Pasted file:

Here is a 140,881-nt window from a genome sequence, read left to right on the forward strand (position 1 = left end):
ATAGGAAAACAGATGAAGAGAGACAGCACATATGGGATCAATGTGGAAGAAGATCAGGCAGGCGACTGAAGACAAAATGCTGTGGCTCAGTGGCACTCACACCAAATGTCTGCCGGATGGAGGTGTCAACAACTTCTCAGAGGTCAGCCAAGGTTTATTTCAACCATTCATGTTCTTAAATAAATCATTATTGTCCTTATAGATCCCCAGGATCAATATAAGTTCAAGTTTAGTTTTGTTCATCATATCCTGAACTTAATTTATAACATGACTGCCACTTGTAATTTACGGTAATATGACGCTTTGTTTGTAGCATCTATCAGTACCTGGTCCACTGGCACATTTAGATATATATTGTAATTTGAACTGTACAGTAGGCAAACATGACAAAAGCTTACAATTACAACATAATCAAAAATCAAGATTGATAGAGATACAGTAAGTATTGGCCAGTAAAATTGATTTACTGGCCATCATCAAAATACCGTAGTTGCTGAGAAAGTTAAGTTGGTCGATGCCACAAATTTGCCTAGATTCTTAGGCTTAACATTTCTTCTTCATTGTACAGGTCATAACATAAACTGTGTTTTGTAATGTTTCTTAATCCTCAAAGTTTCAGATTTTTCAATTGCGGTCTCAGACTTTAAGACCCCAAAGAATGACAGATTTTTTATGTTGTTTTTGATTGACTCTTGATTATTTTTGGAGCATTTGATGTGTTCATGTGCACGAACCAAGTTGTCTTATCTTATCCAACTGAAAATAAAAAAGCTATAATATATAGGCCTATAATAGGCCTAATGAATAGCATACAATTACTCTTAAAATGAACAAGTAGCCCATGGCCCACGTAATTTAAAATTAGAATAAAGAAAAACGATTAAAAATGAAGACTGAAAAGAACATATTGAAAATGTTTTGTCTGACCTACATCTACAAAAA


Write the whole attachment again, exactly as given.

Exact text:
Here is a 140,881-nt window from a genome sequence, read left to right on the forward strand (position 1 = left end):
ATAGGAAAACAGATGAAGAGAGACAGCACATATGGGATCAATGTGGAAGAAGATCAGGCAGGCGACTGAAGACAAAATGCTGTGGCTCAGTGGCACTCACACCAAATGTCTGCCGGATGGAGGTGTCAACAACTTCTCAGAGGTCAGCCAAGGTTTATTTCAACCATTCATGTTCTTAAATAAATCATTATTGTCCTTATAGATCCCCAGGATCAATATAAGTTCAAGTTTAGTTTTGTTCATCATATCCTGAACTTAATTTATAACATGACTGCCACTTGTAATTTACGGTAATATGACGCTTTGTTTGTAGCATCTATCAGTACCTGGTCCACTGGCACATTTAGATATATATTGTAATTTGAACTGTACAGTAGGCAAACATGACAAAAGCTTACAATTACAACATAATCAAAAATCAAGATTGATAGAGATACAGTAAGTATTGGCCAGTAAAATTGATTTACTGGCCATCATCAAAATACCGTAGTTGCTGAGAAAGTTAAGTTGGTCGATGCCACAAATTTGCCTAGATTCTTAGGCTTAACATTTCTTCTTCATTGTACAGGTCATAACATAAACTGTGTTTTGTAATGTTTCTTAATCCTCAAAGTTTCAGATTTTTCAATTGCGGTCTCAGACTTTAAGACCCCAAAGAATGACAGATTTTTTATGTTGTTTTTGATTGACTCTTGATTATTTTTGGAGCATTTGATGTGTTCATGTGCACGAACCAAGTTGTCTTATCTTATCCAACTGAAAATAAAAAAGCTATAATATATAGGCCTATAATAGGCCTAATGAATAGCATACAATTACTCTTAAAATGAACAAGTAGCCCATGGCCCACGTAATTTAAAATTAGAATAAAGAAAAACGATTAAAAATGAAGACTGAAAAGAACATATTGAAAATGTTTTGTCTGACCTACATCTACAAAAA